Clearly, he will fit right in. Just like all my other children, he is insanely adorable! It is clear to me why they would NOT let us see a picture until we had finalized our decision. His huge smile and bright eyes are irresistible!

We were open to children of any race and prepared to throw ourselves into the fray of inter-racial politics and soothe the heartache of a child who “looks” adopted. But he looks just like us. He has the same colour hair as his sisters. The same colour eyes as his Dad – his new Dad, that is.

I can’t help but feel relieved that the only time it will be obvious to others that he is adopted will be the innate talents and personality traits that we clearly can’t take credit for (for example, great mechanical skill or a love of rap music). It’s just so much easier this way. Another part of me wants to declare to the world that we are part of this confusing, bittersweet, but miraculous world of adoption.

We took the family out for dinner. With plates and real silverware… super fancy for our crowd. They were so excited to see him for the first time, immediately asking to text the picture to friends and get copies to put up in their room. The people in the table behind us were not-so-subtly eavesdropping on our excited discussion, so I made sure to hold the picture up high enough for them to take a peek. It’s pretty exciting – of course the public is interested.

Then, over nachos and hamburgers, we discussed the name issue.

Long ago we decided to leave our adopted child’s name as it was. I totally understand why some people do not, but we felt that it is just one more change for a toddler who has established their identity. Also, it is one of the only things birth parents can give to their child and we want to respect that. I was bracing myself for something wretched or bizarre. What if it was “Albert”, like that kid in grade 1 who used to chew erasers and then stick them in people’s ears? Or poorly thought out like “Debree”, which sounds pretty until you realize it is also the word for garbage?

Fortunately, his first name is perfect for our family and we love it!

But we will add to it; so tonight we picked out a middle name. Still honouring his roots with the first name his birth Mom gave him, but claiming him as our own by adding a special family name. His middle name will be the same as Glen’s and his Dad’s; the first name of both my Dad and Glen’s grandfather. There will be no escape – he will be part of us, too. “S. William”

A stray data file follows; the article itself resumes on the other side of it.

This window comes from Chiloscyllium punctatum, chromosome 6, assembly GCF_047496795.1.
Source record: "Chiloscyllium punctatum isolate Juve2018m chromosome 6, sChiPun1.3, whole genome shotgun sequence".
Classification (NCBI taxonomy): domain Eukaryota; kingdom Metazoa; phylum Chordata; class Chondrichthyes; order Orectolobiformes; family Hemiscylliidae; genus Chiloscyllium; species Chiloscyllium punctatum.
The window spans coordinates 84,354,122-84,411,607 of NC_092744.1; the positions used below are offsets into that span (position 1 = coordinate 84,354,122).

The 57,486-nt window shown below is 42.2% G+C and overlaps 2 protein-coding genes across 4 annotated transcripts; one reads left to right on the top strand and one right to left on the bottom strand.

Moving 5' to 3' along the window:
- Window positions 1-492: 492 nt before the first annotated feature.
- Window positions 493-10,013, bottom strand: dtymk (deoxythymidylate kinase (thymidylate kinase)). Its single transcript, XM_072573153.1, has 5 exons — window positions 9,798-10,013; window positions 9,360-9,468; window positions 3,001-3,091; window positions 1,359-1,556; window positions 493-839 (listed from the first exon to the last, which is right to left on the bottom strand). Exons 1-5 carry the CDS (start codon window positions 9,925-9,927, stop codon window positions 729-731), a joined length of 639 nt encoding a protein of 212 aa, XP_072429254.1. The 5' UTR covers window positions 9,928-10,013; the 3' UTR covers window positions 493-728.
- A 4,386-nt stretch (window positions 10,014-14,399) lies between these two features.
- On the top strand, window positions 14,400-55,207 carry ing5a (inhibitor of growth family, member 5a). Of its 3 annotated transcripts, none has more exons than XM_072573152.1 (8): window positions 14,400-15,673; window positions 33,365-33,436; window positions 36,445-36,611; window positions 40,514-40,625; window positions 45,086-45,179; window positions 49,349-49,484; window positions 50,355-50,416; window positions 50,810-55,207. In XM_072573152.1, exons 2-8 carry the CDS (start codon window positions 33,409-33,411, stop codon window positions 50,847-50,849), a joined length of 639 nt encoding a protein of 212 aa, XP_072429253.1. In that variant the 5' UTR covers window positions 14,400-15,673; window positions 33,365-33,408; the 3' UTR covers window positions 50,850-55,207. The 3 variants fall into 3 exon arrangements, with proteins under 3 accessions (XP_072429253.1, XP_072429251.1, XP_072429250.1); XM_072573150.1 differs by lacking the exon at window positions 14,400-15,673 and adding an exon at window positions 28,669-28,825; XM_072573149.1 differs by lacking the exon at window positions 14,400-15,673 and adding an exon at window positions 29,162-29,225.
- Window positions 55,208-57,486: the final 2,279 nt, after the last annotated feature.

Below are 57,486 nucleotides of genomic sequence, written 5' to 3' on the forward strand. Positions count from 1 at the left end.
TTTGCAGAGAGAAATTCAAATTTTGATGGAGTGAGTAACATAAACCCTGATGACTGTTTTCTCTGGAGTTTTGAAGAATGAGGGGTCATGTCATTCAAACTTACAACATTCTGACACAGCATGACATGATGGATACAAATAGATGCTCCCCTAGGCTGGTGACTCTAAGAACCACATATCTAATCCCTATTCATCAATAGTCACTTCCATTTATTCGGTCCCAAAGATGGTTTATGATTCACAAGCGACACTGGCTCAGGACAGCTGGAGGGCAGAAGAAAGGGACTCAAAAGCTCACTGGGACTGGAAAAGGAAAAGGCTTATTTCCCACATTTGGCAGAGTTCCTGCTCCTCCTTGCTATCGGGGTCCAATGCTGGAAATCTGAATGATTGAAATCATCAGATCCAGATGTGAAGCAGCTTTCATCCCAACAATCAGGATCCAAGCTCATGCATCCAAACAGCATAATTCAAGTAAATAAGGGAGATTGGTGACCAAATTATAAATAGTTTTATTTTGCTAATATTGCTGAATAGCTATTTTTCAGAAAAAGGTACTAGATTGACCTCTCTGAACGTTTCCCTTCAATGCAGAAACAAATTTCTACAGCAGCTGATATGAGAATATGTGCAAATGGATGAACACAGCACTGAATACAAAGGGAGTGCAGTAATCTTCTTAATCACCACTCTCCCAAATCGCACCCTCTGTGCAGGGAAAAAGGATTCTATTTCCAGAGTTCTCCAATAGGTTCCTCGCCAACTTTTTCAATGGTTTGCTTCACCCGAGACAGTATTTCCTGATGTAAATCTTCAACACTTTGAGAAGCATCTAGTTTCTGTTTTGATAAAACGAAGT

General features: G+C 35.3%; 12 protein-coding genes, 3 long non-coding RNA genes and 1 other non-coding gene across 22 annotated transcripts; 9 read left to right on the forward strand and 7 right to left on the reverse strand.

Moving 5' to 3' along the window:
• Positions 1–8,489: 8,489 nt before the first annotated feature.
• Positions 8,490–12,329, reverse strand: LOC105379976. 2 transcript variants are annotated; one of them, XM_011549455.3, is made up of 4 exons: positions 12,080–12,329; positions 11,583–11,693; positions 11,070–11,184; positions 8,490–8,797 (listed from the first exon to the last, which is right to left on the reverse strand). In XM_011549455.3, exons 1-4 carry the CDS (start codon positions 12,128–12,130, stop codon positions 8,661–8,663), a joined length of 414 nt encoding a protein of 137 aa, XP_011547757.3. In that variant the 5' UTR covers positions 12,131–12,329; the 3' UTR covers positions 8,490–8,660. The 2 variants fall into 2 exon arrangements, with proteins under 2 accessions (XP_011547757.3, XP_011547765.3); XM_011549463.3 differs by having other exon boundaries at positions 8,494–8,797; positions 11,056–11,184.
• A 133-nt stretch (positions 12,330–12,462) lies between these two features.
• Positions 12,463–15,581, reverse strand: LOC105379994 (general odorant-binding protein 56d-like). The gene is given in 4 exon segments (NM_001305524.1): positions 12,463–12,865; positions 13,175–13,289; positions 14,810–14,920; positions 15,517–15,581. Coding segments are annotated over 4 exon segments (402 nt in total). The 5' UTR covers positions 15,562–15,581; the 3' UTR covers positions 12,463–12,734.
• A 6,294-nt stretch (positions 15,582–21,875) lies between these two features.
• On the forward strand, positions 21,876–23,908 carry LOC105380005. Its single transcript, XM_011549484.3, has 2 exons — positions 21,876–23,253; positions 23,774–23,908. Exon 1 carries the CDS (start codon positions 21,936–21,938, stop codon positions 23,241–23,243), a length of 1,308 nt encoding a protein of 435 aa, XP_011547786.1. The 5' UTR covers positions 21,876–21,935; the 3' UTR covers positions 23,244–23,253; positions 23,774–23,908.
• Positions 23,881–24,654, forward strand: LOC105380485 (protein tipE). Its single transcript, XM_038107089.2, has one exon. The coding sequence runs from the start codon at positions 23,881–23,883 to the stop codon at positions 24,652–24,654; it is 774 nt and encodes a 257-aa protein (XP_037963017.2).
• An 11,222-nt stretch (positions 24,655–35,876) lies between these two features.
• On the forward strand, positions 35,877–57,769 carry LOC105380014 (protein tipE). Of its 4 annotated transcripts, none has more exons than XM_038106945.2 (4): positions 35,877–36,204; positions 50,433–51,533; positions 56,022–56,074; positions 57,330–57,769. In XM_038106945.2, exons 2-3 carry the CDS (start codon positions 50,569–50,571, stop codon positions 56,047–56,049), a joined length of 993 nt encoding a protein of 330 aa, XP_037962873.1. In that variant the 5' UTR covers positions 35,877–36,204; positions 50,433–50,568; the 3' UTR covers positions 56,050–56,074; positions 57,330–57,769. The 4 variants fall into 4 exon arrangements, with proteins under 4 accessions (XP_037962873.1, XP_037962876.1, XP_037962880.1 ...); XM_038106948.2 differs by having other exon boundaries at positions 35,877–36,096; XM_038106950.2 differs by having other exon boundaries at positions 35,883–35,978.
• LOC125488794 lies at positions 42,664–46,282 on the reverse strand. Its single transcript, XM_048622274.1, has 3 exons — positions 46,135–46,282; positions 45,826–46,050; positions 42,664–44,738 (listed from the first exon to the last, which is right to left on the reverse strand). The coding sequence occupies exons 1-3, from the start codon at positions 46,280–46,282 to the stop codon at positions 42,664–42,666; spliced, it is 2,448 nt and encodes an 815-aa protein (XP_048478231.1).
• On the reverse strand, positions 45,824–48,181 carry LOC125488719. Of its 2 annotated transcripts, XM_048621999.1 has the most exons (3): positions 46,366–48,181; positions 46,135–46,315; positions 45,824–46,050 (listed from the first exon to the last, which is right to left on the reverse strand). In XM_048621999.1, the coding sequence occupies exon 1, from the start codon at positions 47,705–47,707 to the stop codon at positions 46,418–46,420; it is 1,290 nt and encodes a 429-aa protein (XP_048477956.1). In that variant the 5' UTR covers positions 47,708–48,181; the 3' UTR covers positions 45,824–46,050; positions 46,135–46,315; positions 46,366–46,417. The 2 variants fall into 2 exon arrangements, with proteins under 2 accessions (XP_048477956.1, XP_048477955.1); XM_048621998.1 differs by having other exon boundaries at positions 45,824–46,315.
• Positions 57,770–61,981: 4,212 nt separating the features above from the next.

I immediately put his picture in the place of highest honour – the home screen of my iPhone. And I have spent the better part of the day staring at it. And showing everyone I meet.

This is my son.

So here’s me… Happy Mother’s Day to me!

My Little Boy Toy

Last night I snuggled close to Glen, looked him deeply in the eyes and broke the news.

“Today, I bought myself a little boy toy.”

It’s a testament to the seriousness of the situation that he didn’t snicker or even make a “that’s what she said” joke.

I bought a little stuffed dog. It barks when you push the tummy. It’s blue.

After years and years of pink, purple and whatever material has the most sparkle, I shopped in a new section of the store. I never intended to raise girly-girls, but they like what they like. So I steer clear of dinosaurs and cars and super heroes and anything blue. Until yesterday.

I justified that I could give it away if it doesn’t work out. I hastily explained that it could just as easily be for one of our nephews.

But I was lying.

To myself.

Because I bought it for him. It’s his. I wanted to have a connection to him.

Glen was right to ask the questions he did.

“Is is too late? Have you given your heart away already?”

So here’s me, buying blue, because hearts can’t be protected. Not mine anyway.

When you’ve lost more than one child, you learn this. Even if this adoption doesn’t work out, I will need something to hold onto, something to mourn. So I bought myself a little boy toy.

The Voices in My Head

My very first mentor was my Dad’s little sister, my “Auntie Omi”. She was there the day I was born. I was there the day she died.

She stepped in when I was only a zygote and wrote herself into my story. When my Dad was sent out-of-town on business, she stayed. She was the one who drove my Mom to the hospital. She was there when I was born. I could always count on her.

She was my unofficial tour guide to life. Whether it was letting me watch Grizzly Adams and Dukes of Hazzard when my parents didn’t have TV, or taking me to visit her office, she opened up a whole new world to me. She taught me my first joke and then listened patiently while I told it to her 5 million times over the next year. It was only slightly more sophisticated than the chicken crossing the road. It goes something like this:

Why did the fireman wear red suspenders?

To keep his pants up!

ha ha ha ha ha ha…

…ahhhh, good stuff!

When I was a teenager, she did something amazing and totally crazy. She adopted a child. A single women adopting an older child from the foster care system is spelled R-A-D-I-C-A-L, no matter where you come from. But it’s an awesome brand of crazy! It’s also spelled B-R-A-V-E and C-O-M-P-A-S-S-I-O-N-A-T-E.

My aunt was flesh and blood altruism. Her journey was a lot messier, more confusing and more exhausting than she (or any of us) were prepared for. My cousin was 8 when she joined our family, and it was quite a ride for both of them. Watching my aunt learning to love her daughter did me more good than the hundreds of sermons I’ve heard in my life. She wasn’t perfect, but she was faithful and committed. She was a great mom. You could always count on her.